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BMW Group sourcing aluminum produced using solar energy from EGA

The BMW Group will begin sourcing aluminum produced using solar electricity with immediate effect. This marks an important milestone on the road to the company’s goal of lowering CO2 emissions in its supplier network by 20% by 2030.

Producing aluminum is extremely energy-intensive. Generating the electricity needed to produce primary aluminum, i.e. aluminum obtained directly from the mineral compound alumina, is alone responsible for about 60% of the global aluminum industry’s greenhouse gas emissions. The use of solar electricity is therefore an effective lever for reducing the CO2 emissions associated with aluminum smelting.

That is why the BMW Group plans to source aluminum produced with green power in the long term—enabling it to avoid approximately 2.5 million tonnes of CO2 emissions over the next ten years. This is equivalent to about 3% of the CO2 targets the company has set for its supplier network.

We aspire to lead the way in sustainability and implement our sustainability goals in a systematic manner. We will be able to meet over 50% of our CO2 targets for the supplier network, just by using green power. The use of solar electricity for producing aluminum is a major step in this direction.

—Dr. Andreas Wendt, member of the Board of Management of BMW AG responsible for Purchasing and Supplier Network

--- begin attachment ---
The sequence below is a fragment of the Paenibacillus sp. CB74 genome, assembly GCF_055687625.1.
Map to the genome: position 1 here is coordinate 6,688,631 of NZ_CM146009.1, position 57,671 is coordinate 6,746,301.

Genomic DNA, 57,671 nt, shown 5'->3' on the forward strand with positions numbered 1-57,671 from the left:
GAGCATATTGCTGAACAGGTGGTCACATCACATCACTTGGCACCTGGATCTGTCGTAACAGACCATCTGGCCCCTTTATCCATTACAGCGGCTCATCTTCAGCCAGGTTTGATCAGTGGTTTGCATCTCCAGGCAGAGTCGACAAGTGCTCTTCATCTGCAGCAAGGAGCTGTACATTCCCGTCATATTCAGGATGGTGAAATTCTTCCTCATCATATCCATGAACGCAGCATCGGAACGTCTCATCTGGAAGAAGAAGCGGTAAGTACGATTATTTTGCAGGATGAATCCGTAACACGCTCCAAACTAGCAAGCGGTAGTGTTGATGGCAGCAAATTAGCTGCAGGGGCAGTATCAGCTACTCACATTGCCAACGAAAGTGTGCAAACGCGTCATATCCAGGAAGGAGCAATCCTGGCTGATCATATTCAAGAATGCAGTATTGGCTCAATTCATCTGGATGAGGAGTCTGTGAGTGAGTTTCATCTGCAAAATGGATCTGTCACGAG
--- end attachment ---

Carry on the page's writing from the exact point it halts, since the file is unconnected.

The aluminum produced using solar power is processed in the light metal foundry at BMW Group Plant Landshut to manufacture body and drive train components, including those needed for electric drive trains. Sourcing 43,000 tonnes of solar aluminum valued in the three-digit million euros will supply nearly half the annual requirements of the light metal foundry at Plant Landshut.

The trend towards e-mobility means that a much larger percentage of a vehicle’s lifecycle CO2 emissions now comes from upstream added value in the supplier network. In an electrified vehicle, CO2 emissions from the use phase are much lower, but producing battery cells or aluminum is very energy-intensive. Without corrective measures, CO2 emissions per vehicle in the BMW Group supply chain would increase by more than a third by 2030. The company not only wants to stop this trend, but also reverse it—and even lower CO2 emissions per vehicle by 20% from 2019 levels.

The BMW Group has therefore already agreed with suppliers for its current fifth-generation battery cells that they will only use green power for producing battery cells.

The BMW Group is now taking the next logical step by sourcing aluminum produced with green power. Aluminum will become increasingly important as a lightweight material that can partially offset the heavy weight of the batteries in electrified vehicles.

Solar park in the desert supplies green power for aluminum production. The BMW Group already has a long-standing supply relationship for primary aluminum with Emirates Global Aluminum (EGA). EGA has now become the first company in the world to also use solar electricity for commercial production of aluminum, which it will initially supply exclusively to the BMW Group.

EGA sources the electricity used to produce the aluminum destined for the BMW Group from the Mohammed Bin Rashid Al Maktoum Solar Park in the desert outside of Dubai, which, in the final stage of development, is set to become the world’s largest solar park. It is operated by the Dubai Electricity and Water Authority, which has the electricity it produces sustainably certified by third parties, ensuring that it can supply EGA with power that is traceable and transparent.